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Recent IPOs in 2020: What’s happened so far?
Although there have only been a few so far in 2020, recent IPOs have proven just how much pent-up investor demand there is.
Debut stocks surge as companies tap pent-up demand
It took a while for the IPO market to come back online in 2020, with the coronavirus pandemic slamming the brakes on many planned stock market debuts. But recent IPOs have shown that the demand has not gone away. Many of the companies who have gone public have seen an explosion of interest in their stock.
In fact, according to Renaissance Capital, the first week of June was the first time in two years that all the IPOs held raised more than original expected, whether because they ended up pricing above their target range, or because they increased the number of shares on offer.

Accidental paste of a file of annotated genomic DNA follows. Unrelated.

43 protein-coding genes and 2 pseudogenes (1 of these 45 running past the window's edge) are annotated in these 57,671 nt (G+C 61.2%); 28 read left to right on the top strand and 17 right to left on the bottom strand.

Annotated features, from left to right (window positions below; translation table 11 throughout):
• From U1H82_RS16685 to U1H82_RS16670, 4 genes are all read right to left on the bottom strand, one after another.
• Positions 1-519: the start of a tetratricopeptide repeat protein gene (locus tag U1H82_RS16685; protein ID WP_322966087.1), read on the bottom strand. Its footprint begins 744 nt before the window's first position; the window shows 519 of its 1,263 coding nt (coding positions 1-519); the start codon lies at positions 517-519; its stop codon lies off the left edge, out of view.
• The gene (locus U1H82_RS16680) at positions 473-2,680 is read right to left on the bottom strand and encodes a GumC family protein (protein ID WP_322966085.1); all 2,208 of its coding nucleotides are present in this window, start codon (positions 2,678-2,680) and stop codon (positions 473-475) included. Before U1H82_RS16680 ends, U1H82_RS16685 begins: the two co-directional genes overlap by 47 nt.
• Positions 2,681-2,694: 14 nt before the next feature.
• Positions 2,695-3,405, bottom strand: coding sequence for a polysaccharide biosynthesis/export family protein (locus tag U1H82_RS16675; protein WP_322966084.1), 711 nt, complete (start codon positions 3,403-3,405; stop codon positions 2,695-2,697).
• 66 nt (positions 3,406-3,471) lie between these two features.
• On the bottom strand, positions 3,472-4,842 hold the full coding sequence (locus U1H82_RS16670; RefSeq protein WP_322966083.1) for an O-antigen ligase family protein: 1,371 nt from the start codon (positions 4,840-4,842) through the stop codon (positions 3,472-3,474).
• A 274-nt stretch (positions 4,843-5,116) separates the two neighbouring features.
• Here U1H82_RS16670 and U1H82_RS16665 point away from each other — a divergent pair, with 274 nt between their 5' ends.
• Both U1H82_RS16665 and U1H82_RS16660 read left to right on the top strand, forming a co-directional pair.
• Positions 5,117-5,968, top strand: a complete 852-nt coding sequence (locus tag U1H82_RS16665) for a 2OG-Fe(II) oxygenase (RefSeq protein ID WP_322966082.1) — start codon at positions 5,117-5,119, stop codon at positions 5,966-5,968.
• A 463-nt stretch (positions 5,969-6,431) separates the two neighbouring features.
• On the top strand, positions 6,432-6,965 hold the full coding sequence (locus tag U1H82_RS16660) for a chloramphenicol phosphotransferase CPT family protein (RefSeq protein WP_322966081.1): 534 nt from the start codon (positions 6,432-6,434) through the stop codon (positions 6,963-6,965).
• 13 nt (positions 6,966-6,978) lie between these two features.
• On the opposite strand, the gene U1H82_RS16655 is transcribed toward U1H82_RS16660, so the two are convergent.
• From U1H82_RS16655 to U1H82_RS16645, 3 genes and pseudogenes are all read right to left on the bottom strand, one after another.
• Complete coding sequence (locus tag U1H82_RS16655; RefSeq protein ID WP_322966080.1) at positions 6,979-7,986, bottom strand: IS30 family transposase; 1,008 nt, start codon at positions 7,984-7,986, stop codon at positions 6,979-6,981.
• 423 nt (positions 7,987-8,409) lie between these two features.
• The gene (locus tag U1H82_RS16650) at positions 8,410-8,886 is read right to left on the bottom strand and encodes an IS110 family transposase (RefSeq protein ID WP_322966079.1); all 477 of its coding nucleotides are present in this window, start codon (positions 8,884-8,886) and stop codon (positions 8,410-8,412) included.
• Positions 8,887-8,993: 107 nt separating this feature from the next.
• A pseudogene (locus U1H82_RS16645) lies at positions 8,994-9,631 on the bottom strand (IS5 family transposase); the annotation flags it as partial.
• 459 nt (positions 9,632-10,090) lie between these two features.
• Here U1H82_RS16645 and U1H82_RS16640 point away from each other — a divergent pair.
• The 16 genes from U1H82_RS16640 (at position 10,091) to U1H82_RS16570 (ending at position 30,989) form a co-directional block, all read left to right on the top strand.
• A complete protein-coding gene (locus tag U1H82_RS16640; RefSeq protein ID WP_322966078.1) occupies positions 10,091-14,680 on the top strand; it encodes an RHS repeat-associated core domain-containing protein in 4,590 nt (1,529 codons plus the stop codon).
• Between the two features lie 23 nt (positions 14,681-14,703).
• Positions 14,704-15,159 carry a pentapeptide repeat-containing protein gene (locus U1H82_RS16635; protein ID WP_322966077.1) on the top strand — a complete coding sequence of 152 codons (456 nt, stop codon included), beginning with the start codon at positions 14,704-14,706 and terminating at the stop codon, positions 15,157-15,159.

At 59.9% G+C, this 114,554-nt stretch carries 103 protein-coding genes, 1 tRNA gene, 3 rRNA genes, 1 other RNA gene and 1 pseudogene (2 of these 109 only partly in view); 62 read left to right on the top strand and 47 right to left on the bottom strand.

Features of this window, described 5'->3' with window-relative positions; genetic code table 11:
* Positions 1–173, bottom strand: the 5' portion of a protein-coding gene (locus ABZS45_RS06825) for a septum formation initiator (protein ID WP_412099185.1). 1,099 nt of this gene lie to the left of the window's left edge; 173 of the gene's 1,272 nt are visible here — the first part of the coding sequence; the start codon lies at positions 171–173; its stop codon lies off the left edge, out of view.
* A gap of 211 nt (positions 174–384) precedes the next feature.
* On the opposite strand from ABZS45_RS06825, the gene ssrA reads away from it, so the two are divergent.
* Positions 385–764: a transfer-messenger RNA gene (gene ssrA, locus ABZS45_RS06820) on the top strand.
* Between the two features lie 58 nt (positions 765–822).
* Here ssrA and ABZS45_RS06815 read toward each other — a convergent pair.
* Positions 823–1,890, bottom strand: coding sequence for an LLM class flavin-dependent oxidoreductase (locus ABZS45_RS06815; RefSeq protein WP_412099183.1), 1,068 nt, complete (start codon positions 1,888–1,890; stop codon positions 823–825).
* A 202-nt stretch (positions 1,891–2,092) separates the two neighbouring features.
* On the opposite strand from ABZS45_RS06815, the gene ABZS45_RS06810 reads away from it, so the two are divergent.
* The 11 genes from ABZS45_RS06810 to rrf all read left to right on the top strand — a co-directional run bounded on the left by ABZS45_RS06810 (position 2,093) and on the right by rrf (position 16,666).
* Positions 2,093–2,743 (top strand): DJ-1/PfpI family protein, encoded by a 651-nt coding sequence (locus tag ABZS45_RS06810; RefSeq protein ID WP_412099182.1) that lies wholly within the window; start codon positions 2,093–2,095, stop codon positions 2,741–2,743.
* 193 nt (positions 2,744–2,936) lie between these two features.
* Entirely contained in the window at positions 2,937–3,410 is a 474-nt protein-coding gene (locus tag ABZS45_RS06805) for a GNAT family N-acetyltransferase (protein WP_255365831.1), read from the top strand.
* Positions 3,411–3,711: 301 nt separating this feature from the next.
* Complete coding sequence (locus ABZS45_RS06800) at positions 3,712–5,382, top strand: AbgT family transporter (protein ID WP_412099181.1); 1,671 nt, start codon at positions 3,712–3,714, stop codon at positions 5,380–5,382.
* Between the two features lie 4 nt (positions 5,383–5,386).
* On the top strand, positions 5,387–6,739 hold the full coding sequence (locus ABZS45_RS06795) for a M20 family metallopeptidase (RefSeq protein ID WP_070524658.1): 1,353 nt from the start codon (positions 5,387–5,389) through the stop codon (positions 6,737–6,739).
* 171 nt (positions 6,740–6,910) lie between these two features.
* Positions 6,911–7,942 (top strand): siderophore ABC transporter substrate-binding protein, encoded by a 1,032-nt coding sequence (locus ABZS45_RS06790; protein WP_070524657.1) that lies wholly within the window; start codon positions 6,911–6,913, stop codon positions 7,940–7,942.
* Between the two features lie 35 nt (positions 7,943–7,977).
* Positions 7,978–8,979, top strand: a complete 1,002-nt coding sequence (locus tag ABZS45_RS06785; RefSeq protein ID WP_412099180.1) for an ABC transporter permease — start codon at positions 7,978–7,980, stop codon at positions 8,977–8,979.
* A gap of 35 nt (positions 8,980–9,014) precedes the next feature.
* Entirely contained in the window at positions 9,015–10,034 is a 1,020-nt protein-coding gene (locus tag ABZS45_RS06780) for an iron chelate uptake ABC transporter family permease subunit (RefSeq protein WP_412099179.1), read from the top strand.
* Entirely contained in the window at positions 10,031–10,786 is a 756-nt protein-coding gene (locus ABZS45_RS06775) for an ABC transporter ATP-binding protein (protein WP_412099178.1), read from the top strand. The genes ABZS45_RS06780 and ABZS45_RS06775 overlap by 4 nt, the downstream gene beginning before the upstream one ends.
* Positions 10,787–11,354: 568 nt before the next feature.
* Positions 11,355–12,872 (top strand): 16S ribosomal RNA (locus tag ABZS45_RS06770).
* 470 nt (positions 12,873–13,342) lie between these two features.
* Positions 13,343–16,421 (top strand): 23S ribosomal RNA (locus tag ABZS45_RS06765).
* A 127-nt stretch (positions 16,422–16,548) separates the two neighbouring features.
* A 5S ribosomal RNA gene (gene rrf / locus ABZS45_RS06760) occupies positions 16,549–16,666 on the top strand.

2020’s recent IPOs
JDE Peet held Europe’s largest IPO since 2018 when it went public at the end of May. The world’s second-largest packaged coffee maker raised nearly €2.3 billion. The investor roadshow was held virtually and it took just three days to sell all the shares – usually company management has to travel the world for at least a fortnight to meet investors and drum up interest.
ZoomInfo surged on its stock market debut. The company sold 44.5 million shares at $21 per share – above its target price range, which itself had been revised higher from an earlier range of $16-$18.
But even at the higher price investors snapped up the stock, causing it to open 90% higher on its first day of trading, with the first trade recorded at $40. This pushed the company’s market cap up from $8 billion to $14 billion.
Warner Music Group